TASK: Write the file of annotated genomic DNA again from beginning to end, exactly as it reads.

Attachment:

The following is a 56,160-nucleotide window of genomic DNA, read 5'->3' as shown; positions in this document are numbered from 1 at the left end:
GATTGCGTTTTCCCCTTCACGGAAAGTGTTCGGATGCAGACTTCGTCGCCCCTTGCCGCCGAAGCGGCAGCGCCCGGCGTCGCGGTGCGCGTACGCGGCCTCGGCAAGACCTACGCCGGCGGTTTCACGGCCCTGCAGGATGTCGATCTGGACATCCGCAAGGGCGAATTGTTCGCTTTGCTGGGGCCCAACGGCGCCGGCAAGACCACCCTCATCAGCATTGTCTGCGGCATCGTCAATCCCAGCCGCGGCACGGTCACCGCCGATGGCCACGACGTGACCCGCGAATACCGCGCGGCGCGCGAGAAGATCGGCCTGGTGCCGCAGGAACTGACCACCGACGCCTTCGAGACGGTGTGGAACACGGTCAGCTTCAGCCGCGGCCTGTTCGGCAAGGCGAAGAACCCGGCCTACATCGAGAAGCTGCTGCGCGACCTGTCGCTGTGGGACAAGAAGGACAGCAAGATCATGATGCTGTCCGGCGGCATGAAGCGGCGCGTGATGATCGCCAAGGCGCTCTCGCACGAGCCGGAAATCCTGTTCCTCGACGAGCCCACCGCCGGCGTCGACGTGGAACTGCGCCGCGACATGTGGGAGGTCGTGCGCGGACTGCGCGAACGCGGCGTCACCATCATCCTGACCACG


The following is a 56,160-nucleotide window of genomic DNA, read 5'->3' as shown; positions in this document are numbered from 1 at the left end:
GATTGCGTTTTCCCCTTCACGGAAAGTGTTCGGATGCAGACTTCGTCGCCCCTTGCCGCCGAAGCGGCAGCGCCCGGCGTCGCGGTGCGCGTACGCGGCCTCGGCAAGACCTACGCCGGCGGTTTCACGGCCCTGCAGGATGTCGATCTGGACATCCGCAAGGGCGAATTGTTCGCTTTGCTGGGGCCCAACGGCGCCGGCAAGACCACCCTCATCAGCATTGTCTGCGGCATCGTCAATCCCAGCCGCGGCACGGTCACCGCCGATGGCCACGACGTGACCCGCGAATACCGCGCGGCGCGCGAGAAGATCGGCCTGGTGCCGCAGGAACTGACCACCGACGCCTTCGAGACGGTGTGGAACACGGTCAGCTTCAGCCGCGGCCTGTTCGGCAAGGCGAAGAACCCGGCCTACATCGAGAAGCTGCTGCGCGACCTGTCGCTGTGGGACAAGAAGGACAGCAAGATCATGATGCTGTCCGGCGGCATGAAGCGGCGCGTGATGATCGCCAAGGCGCTCTCGCACGAGCCGGAAATCCTGTTCCTCGACGAGCCCACCGCCGGCGTCGACGTGGAACTGCGCCGCGACATGTGGGAGGTCGTGCGCGGACTGCGCGAACGCGGCGTCACCATCATCCTGACCACG